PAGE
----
US Stamps

Bureau of Engraving and Printing die proofs created between 1923 and 1961

Nov 4, 2015, 3 AM

By James E. Lee

The dawn of the golden age of United States commemorative postage stamps began with the issuance of the Harding Memorial stamp in 1923.

From that point forward, the Bureau of Engraving and Printing started to ramp up the design and production of stamps that would commemorate events marking the history of our nation.

The program would expand to include various prominent Americans, scientific and technological advances, businesses, and associations. The ever-growing number of postal emissions created plenty of work for the designers, modelers and engravers at the BEP.

As time went on, our philatelic community would eventually come into possession of some spectacular (and very rare) essay and proof material.

During the 19th century, when the private bank note companies produced our postage stamps, plenty of essay and proof material reached public hands. There was no accounting for this pre-production material, and bank note employees, such as Henry Mandel of the American Bank Note Co., regularly helped themselves to examples from the files.

Mandel funneled items to his own collection, and to the collections of Edward Mason of Boston and the Earl of Crawford in England. When the BEP took over stamp production, however, the engravers’ work became accountable. In many cases, only a single example exists today in collectors’ hands.

The Bureau required that each proof pulled in the proving room be numbered on the back. This number corresponded with the same number in the proving-room record book. The date, title of the proof, reason for the pull, and final disposition were recorded.

However, century-old trade customs stated that the engravers were entitled to a single example of their work for their portfolio. There are exceptions, which I describe here.

First there was Postmaster General Harry S. New, who had somewhere between seven and 10 sets of die proofs produced during the Coolidge Administration (1923-29). The production run included the 1922-25 regular issues (Scott 551-573), all of the commemorative postage stamps from the Harding Memorial issue through the George Rogers Clark issue (610-651), airmail stamps (C4-C11), special delivery stamps (E12-E14), and special handling stamps (QE1-QE3, QE4a).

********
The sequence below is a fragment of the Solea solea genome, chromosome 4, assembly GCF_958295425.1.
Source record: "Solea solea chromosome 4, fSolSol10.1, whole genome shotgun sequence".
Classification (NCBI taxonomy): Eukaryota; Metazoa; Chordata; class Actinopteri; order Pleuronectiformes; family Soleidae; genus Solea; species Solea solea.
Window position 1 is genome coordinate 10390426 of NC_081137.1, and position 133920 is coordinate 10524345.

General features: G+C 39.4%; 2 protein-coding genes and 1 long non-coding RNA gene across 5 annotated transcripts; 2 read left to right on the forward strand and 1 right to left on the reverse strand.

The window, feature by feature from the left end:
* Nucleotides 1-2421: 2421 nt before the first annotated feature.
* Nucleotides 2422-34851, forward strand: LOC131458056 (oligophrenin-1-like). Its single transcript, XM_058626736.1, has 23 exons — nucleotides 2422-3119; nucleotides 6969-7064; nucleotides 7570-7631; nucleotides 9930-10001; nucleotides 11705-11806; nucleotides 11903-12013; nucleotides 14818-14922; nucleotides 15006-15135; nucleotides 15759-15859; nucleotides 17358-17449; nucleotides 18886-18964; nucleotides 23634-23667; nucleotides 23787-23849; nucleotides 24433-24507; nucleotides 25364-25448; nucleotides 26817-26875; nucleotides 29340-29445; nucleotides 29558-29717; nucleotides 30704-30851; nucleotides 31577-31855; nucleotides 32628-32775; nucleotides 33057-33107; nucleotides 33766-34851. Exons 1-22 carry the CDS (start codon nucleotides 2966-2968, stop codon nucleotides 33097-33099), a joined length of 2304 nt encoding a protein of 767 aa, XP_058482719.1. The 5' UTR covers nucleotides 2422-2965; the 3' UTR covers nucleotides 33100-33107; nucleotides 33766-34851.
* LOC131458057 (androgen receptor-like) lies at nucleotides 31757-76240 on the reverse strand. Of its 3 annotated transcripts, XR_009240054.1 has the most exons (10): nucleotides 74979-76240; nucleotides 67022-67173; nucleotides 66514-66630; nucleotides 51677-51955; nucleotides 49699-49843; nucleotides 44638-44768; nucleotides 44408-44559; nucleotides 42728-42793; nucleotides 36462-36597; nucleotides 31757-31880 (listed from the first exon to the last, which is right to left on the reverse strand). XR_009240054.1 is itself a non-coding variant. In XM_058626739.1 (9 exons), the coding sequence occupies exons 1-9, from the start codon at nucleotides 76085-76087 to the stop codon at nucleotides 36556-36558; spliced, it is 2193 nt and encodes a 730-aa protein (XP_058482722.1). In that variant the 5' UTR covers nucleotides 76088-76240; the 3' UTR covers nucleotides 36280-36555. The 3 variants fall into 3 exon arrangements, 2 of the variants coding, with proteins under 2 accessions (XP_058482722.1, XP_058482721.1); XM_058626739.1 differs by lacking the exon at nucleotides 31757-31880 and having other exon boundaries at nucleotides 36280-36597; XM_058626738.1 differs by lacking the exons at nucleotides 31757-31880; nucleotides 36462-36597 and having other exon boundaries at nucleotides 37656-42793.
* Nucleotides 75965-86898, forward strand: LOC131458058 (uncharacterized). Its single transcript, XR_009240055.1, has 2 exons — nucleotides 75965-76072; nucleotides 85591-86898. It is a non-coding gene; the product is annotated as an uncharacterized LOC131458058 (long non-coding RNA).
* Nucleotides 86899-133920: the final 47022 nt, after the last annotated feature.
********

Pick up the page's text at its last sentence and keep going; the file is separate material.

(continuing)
It has been said that two sets went to President Coolidge, a set to New, and the remaining sets to other Post Office Department officials. The last time a complete set came to the market was in 1999. It had belonged to Robert Regar, a member of the executive staff of the U.S. Post Office Department.

The second exception was James Farley, Franklin D. Roosevelt’s postmaster general. Farley had the Bureau produce a series of both large and small die proofs for the president. A record of these can be found in the first sale of the Roosevelt collection by H.R. Harmer Inc. in 1946.

Shown nearby is a stamp-size photo reduction of a submitted model for the 5¢ United Nations Conference issue depicting FDR that was later rejected.

Finally the Bureau itself, at different times, pulled proofs of various commemoratives going back to the 1893 Columbian issue for various exhibitions. So it is possible to find more than one example of issues from the 1920s and 1930s.

However, starting with the Famous Americans issue of 1940 and continuing to 1961, the population of proofs for any particular issue shrinks to between one and three examples. Proofs also are not known for every issue from this period.

Keep in mind that an engraver was entitled to one example of his work. It is possible that up to three engravers worked on an issue. One would be assigned the vignette, one the frame, and one the lettering.

Illustrated here is a 3¢ 1932 Olympics carmine trial color, large die proof on wove paper and die sunk on card that originally was pulled for the vignette engraver, John Eissler.

At this point in time, the Bureau adopted the policy of having the engraver’s example punched with a “C” to deface the work. The BEP would actually use a punch, much like a ticket punch, to achieve this.

However, the engravers would walk out with both the proof and punched “C.” When they got home, they would reincorporate it back into the proof and tape it back into place.

The “C” punch on the 3¢ Centennial of Engineering large die proof on wove paper and die sunk on full-size card pictured here has been taped back into place on the back (also shown), as is usually the case.

These proofs would not reach the philatelic market until the engraver had either retired or died. Jacques Schiff brought at least two of these estates to the market through his public auctions.

Until just a few years ago, the last 20th-century proof to fall into philatelic hands was the 1961 4c Fort Sumter die proof. However, a collector has since found a die proof for the 1962 4c Project Mercury stamp on eBay.

A 4¢ Fort Sumter large die proof on stiff yellowish bond and mounted on card is pictured nearby.

The greatest assemblage of U.S. 20th-century essay and proof material was auctioned in the early summer of 2006 by Shreves Philatelic Galleries, Inc. It was the collection of the late W. Curtis Livingston, which had been formed over a long period of time.

The Shreves catalog for this sale (shown) is still available in the philatelic literature market, and it is a great resource for the study of 20th-century essay and proof items.

The pursuit of the National Bank Note Co. to obtain patents that aimed to prevent the reuse of postage stamps will be the focus of my January 2016 column.


James E. Lee has been a full-time professional philatelist for more than 25 years, specializing in United States essays and proofs, postal history and fancy cancels. He may be reached via email at: or through his website.